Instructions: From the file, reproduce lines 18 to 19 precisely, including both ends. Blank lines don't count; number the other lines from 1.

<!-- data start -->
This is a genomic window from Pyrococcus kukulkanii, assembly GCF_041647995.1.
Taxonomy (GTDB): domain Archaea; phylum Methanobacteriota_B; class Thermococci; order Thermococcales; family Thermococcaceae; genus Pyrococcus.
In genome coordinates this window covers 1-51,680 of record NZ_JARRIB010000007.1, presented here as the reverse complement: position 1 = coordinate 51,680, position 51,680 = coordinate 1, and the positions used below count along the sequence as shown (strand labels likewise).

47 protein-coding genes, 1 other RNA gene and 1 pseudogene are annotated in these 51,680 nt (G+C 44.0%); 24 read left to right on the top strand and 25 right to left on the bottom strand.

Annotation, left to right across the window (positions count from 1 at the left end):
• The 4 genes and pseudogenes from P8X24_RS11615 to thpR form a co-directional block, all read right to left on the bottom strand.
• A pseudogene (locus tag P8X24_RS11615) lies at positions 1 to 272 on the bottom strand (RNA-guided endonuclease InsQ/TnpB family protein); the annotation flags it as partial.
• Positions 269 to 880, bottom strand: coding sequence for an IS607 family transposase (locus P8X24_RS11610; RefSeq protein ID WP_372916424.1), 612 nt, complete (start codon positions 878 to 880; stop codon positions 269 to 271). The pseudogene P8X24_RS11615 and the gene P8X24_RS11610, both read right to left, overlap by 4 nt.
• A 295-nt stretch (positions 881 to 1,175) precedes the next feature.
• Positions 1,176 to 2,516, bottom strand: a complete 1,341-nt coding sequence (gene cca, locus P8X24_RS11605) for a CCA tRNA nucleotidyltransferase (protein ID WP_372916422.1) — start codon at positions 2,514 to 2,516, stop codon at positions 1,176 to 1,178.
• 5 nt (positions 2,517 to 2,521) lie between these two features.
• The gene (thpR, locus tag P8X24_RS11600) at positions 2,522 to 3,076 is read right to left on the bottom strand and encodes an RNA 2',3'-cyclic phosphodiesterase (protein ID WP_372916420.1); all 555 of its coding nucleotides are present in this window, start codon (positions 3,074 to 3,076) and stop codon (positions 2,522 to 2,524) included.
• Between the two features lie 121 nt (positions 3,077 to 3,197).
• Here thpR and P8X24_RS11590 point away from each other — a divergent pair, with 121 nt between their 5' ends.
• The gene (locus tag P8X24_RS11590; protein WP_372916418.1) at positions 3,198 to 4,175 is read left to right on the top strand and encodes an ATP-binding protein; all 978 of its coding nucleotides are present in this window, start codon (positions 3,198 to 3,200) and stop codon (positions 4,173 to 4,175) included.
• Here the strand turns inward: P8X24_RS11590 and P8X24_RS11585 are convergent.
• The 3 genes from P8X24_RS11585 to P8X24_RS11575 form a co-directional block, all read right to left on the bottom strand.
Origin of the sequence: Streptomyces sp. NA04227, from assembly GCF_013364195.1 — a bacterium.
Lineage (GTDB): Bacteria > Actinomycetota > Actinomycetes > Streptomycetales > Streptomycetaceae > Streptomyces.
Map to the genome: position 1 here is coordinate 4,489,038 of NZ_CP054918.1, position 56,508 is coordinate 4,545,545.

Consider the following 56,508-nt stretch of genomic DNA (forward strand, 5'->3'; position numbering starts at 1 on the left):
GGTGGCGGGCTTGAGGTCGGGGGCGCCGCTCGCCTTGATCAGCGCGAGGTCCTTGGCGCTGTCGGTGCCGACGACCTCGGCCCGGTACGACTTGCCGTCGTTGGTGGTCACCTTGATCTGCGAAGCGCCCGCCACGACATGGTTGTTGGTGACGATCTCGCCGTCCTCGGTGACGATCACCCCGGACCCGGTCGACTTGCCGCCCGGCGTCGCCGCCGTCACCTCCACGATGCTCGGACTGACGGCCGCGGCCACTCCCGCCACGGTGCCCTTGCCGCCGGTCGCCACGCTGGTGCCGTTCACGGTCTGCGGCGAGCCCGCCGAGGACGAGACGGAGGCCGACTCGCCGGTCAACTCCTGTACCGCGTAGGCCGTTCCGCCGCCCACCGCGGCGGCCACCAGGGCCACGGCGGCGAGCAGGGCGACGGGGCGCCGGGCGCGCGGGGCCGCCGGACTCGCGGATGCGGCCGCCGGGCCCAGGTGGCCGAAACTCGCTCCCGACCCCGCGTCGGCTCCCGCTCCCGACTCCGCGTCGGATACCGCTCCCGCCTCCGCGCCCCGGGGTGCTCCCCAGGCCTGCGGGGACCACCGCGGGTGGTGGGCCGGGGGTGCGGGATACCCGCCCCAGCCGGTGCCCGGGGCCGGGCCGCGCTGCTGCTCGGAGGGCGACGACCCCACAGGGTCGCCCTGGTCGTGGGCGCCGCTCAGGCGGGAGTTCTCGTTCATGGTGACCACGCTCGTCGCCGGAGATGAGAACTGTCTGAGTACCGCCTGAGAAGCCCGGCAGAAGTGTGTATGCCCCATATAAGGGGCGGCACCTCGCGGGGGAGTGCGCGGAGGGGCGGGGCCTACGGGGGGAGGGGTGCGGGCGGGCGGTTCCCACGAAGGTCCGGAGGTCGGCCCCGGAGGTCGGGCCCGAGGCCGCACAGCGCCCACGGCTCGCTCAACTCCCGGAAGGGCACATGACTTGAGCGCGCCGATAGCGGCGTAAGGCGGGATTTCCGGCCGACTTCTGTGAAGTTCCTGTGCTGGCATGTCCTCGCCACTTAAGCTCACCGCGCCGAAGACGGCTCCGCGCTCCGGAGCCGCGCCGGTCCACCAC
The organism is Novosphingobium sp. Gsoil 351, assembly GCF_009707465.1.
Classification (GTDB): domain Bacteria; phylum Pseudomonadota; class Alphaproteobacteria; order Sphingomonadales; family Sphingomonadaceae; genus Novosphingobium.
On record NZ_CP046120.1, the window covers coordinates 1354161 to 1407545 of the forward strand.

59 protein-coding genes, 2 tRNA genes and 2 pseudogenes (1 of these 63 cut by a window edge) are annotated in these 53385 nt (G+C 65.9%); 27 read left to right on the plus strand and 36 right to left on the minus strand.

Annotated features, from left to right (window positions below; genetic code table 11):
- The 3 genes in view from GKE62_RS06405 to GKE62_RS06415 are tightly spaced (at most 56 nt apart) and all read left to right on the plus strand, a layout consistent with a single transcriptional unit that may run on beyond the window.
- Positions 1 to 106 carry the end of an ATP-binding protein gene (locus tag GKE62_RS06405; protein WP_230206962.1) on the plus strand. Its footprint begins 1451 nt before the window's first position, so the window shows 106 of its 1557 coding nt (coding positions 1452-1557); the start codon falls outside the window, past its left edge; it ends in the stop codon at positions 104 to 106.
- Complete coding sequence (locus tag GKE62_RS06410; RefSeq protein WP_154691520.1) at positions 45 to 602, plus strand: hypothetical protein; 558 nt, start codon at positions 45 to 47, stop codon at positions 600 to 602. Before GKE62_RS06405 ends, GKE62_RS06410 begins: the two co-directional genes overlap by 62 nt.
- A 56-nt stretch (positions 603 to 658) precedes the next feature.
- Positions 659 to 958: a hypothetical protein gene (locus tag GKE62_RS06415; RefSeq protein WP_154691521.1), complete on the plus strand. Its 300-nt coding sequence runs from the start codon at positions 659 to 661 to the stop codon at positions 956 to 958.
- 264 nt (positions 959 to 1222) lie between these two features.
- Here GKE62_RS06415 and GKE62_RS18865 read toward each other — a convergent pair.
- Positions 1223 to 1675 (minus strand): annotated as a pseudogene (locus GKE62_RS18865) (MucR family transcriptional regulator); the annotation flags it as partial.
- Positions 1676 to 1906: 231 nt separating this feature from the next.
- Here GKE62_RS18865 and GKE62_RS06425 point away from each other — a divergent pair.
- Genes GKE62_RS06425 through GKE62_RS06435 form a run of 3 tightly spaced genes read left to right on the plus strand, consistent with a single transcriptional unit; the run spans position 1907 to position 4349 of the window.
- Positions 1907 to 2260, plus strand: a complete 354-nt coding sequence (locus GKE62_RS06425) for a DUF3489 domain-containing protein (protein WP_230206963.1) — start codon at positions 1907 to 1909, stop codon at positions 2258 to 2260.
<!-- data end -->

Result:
Origin of the sequence: Streptomyces sp. NA04227, from assembly GCF_013364195.1 — a bacterium.
Lineage (GTDB): Bacteria > Actinomycetota > Actinomycetes > Streptomycetales > Streptomycetaceae > Streptomyces.